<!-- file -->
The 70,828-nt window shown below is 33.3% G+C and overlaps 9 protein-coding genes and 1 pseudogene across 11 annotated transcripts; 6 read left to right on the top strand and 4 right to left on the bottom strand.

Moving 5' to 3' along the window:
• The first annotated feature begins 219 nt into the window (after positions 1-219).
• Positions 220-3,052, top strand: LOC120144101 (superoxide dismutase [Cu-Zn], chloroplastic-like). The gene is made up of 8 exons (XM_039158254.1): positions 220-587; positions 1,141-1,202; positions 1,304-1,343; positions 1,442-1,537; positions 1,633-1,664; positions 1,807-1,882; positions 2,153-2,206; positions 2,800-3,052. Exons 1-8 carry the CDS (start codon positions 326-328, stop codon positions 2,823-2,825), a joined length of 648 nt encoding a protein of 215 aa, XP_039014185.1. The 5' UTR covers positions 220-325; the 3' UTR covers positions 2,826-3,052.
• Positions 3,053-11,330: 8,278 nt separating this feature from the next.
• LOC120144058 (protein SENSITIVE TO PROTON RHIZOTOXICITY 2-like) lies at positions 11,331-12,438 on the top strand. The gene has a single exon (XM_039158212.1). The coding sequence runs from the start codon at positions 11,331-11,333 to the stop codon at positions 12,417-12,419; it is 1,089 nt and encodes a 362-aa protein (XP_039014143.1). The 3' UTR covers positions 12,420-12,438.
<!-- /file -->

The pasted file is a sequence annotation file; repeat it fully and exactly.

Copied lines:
The 70,828-nt window shown below is 33.3% G+C and overlaps 9 protein-coding genes and 1 pseudogene across 11 annotated transcripts; 6 read left to right on the top strand and 4 right to left on the bottom strand.

Moving 5' to 3' along the window:
• The first annotated feature begins 219 nt into the window (after positions 1-219).
• Positions 220-3,052, top strand: LOC120144101 (superoxide dismutase [Cu-Zn], chloroplastic-like). The gene is made up of 8 exons (XM_039158254.1): positions 220-587; positions 1,141-1,202; positions 1,304-1,343; positions 1,442-1,537; positions 1,633-1,664; positions 1,807-1,882; positions 2,153-2,206; positions 2,800-3,052. Exons 1-8 carry the CDS (start codon positions 326-328, stop codon positions 2,823-2,825), a joined length of 648 nt encoding a protein of 215 aa, XP_039014185.1. The 5' UTR covers positions 220-325; the 3' UTR covers positions 2,826-3,052.
• Positions 3,053-11,330: 8,278 nt separating this feature from the next.
• LOC120144058 (protein SENSITIVE TO PROTON RHIZOTOXICITY 2-like) lies at positions 11,331-12,438 on the top strand. The gene has a single exon (XM_039158212.1). The coding sequence runs from the start codon at positions 11,331-11,333 to the stop codon at positions 12,417-12,419; it is 1,089 nt and encodes a 362-aa protein (XP_039014143.1). The 3' UTR covers positions 12,420-12,438.